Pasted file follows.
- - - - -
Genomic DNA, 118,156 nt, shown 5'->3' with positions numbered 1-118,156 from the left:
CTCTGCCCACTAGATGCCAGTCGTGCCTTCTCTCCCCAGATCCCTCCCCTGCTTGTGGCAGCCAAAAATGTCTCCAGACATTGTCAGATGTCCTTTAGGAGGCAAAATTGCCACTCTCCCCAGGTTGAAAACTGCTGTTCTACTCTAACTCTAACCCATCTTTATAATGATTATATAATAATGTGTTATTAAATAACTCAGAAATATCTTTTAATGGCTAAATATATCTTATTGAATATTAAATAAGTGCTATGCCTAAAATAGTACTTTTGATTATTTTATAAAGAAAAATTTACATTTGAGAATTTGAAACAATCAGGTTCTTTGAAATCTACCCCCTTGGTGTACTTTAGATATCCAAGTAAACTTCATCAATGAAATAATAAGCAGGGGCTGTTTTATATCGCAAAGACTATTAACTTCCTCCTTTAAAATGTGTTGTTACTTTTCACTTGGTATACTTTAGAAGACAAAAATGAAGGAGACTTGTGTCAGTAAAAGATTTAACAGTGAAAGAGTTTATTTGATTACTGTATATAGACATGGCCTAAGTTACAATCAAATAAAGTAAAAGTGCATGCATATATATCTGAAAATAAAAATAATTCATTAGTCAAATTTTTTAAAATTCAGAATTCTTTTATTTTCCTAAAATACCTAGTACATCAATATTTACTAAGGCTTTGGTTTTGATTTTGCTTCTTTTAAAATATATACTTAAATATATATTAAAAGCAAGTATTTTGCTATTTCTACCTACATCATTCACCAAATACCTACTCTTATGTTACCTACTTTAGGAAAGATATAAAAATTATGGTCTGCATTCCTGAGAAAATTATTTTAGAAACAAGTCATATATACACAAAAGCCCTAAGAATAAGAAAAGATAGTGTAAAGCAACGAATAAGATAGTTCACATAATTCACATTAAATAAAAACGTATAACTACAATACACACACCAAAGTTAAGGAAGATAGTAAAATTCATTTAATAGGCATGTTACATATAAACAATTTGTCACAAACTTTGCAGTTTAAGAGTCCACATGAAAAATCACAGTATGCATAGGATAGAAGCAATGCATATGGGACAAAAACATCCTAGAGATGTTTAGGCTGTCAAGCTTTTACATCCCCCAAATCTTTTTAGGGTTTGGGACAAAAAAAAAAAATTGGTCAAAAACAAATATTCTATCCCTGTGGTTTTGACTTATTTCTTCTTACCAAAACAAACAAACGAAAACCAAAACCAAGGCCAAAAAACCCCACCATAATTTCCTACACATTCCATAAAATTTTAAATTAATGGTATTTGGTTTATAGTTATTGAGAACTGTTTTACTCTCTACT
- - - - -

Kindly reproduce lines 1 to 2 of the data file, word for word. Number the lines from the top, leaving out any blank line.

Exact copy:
Genomic DNA, 118,156 nt, shown 5'->3' with positions numbered 1-118,156 from the left:
CTCTGCCCACTAGATGCCAGTCGTGCCTTCTCTCCCCAGATCCCTCCCCTGCTTGTGGCAGCCAAAAATGTCTCCAGACATTGTCAGATGTCCTTTAGGAGGCAAAATTGCCACTCTCCCCAGGTTGAAAACTGCTGTTCTACTCTAACTCTAACCCATCTTTATAATGATTATATAATAATGTGTTATTAAATAACTCAGAAATATCTTTTAATGGCTAAATATATCTTATTGAATATTAAATAAGTGCTATGCCTAAAATAGTACTTTTGATTATTTTATAAAGAAAAATTTACATTTGAGAATTTGAAACAATCAGGTTCTTTGAAATCTACCCCCTTGGTGTACTTTAGATATCCAAGTAAACTTCATCAATGAAATAATAAGCAGGGGCTGTTTTATATCGCAAAGACTATTAACTTCCTCCTTTAAAATGTGTTGTTACTTTTCACTTGGTATACTTTAGAAGACAAAAATGAAGGAGACTTGTGTCAGTAAAAGATTTAACAGTGAAAGAGTTTATTTGATTACTGTATATAGACATGGCCTAAGTTACAATCAAATAAAGTAAAAGTGCATGCATATATATCTGAAAATAAAAATAATTCATTAGTCAAATTTTTTAAAATTCAGAATTCTTTTATTTTCCTAAAATACCTAGTACATCAATATTTACTAAGGCTTTGGTTTTGATTTTGCTTCTTTTAAAATATATACTTAAATATATATTAAAAGCAAGTATTTTGCTATTTCTACCTACATCATTCACCAAATACCTACTCTTATGTTACCTACTTTAGGAAAGATATAAAAATTATGGTCTGCATTCCTGAGAAAATTATTTTAGAAACAAGTCATATATACACAAAAGCCCTAAGAATAAGAAAAGATAGTGTAAAGCAACGAATAAGATAGTTCACATAATTCACATTAAATAAAAACGTATAACTACAATACACACACCAAAGTTAAGGAAGATAGTAAAATTCATTTAATAGGCATGTTACATATAAACAATTTGTCACAAACTTTGCAGTTTAAGAGTCCACATGAAAAATCACAGTATGCATAGGATAGAAGCAATGCATATGGGACAAAAACATCCTAGAGATGTTTAGGCTGTCAAGCTTTTACATCCCCCAAATCTTTTTAGGGTTTGGGACAAAAAAAAAAAATTGGTCAAAAACAAATATTCTATCCCTGTGGTTTTGACTTATTTCTTCTTACCAAAACAAACAAACGAAAACCAAAACCAAGGCCAAAAAACCCCACCATAATTTCCTACACATTCCATAAAATTTTAAATTAATGGTATTTGGTTTATAGTTATTGAGAACTGTTTTACTCTCTACT